The 5-gallon tank also offers plenty of room for a gentle filter, a heater, some soft plants, and his favorite tank accessory, the "floating betta log." The is a complete kit with lots of accessories and supplies, and costs more than $40. You can get a plain 10-gallon tank on its own at Walmart for about $15. 5-gallon tank sold by Amazon
This is what I used to get the "good" bacteria started in my son's tank.
Important: Heater, Filter, and a Cycled Tank
Just as important as getting your betta out of its little bowl or cup is getting it a heater and filter, and properly cycling the tank. A betta in water less than 78 will not be happy and will be susceptible to disease, infection, stress, and depression.
Submersible heaters are inexpensive and safe. Just be sure to get one that corresponds with your tank size. The filter helps keep the water clean, as does a cycled tank. Cycling your tank means allowing "good" bacteria to grow on the tank's surfaces, such as the gravel, ornaments, plants, and in the filter. I'm not going to get into the how-tos of cycling here. There is plenty of information on cycling all over the web.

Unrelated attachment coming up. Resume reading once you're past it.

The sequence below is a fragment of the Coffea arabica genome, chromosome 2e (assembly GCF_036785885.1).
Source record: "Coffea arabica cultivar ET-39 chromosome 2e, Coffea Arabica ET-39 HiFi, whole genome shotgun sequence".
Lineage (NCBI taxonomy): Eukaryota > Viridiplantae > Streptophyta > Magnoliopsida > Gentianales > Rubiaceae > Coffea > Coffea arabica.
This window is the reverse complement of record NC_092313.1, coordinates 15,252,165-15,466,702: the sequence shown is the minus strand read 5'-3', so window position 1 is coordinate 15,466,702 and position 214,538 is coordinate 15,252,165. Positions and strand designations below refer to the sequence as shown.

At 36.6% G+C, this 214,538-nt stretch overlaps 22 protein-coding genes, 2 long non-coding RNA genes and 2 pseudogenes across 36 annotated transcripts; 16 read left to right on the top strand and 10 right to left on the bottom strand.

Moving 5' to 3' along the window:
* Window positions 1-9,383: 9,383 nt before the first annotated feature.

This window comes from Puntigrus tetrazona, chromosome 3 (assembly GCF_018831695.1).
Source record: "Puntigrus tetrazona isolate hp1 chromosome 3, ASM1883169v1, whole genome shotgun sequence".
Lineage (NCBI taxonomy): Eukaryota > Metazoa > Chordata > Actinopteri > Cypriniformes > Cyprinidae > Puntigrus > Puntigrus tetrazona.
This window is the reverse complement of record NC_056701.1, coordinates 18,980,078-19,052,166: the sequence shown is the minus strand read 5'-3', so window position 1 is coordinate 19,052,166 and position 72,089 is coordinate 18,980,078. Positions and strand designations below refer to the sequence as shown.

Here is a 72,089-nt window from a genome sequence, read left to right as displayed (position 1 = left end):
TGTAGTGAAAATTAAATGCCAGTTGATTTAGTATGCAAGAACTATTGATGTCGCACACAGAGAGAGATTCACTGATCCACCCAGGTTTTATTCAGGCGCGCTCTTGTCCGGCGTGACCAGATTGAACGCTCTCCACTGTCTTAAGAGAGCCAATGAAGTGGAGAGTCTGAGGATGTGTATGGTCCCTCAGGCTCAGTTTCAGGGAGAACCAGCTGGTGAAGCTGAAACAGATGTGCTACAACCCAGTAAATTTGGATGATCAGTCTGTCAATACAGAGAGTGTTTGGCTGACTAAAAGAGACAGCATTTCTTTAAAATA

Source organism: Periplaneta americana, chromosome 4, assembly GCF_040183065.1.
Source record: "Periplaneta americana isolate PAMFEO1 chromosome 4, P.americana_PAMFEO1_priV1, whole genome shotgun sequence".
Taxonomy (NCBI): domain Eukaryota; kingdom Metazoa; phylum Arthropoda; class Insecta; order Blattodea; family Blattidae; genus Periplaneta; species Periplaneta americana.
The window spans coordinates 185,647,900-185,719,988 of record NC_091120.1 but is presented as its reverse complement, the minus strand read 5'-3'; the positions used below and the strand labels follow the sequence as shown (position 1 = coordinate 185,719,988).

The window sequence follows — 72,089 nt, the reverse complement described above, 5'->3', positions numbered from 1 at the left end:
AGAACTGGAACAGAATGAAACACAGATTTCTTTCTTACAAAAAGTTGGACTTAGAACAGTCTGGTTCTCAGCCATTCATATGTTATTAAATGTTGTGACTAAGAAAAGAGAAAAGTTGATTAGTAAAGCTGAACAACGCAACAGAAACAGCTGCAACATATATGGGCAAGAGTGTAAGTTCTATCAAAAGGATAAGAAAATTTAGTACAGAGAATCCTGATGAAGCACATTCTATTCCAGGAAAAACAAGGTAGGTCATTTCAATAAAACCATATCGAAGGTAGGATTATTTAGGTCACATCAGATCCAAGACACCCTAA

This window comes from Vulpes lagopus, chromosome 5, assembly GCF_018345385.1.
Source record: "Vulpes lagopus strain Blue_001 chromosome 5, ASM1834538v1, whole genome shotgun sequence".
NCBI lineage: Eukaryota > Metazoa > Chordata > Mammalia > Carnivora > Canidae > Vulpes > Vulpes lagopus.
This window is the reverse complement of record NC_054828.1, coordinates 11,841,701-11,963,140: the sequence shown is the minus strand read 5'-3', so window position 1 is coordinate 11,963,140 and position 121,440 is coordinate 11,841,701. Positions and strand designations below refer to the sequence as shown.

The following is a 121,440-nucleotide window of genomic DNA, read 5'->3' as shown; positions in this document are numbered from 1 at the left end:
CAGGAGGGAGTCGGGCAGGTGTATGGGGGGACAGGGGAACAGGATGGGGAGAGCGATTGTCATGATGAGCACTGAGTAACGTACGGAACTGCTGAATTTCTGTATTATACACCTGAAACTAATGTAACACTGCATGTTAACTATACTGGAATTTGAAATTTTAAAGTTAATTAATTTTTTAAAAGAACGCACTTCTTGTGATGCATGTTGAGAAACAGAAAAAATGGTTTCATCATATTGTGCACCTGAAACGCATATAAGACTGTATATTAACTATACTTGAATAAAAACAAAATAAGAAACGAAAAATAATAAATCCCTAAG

Accessories to Keep Your Betta Happy and Stimulated
I mentioned the earlier. An underwater perch toward the top of the tank is important when a betta is kept in a tank, as opposed to a fish bowl. Tsunami likes to rest, and when he rests on the bottom of the tank, he has to swim a good distance to get to the surface to grab a little breath of air. Now that he has a floating betta log, he rests inside the log, close to the surface, and can catch a quick breath any time he likes. "floating betta log"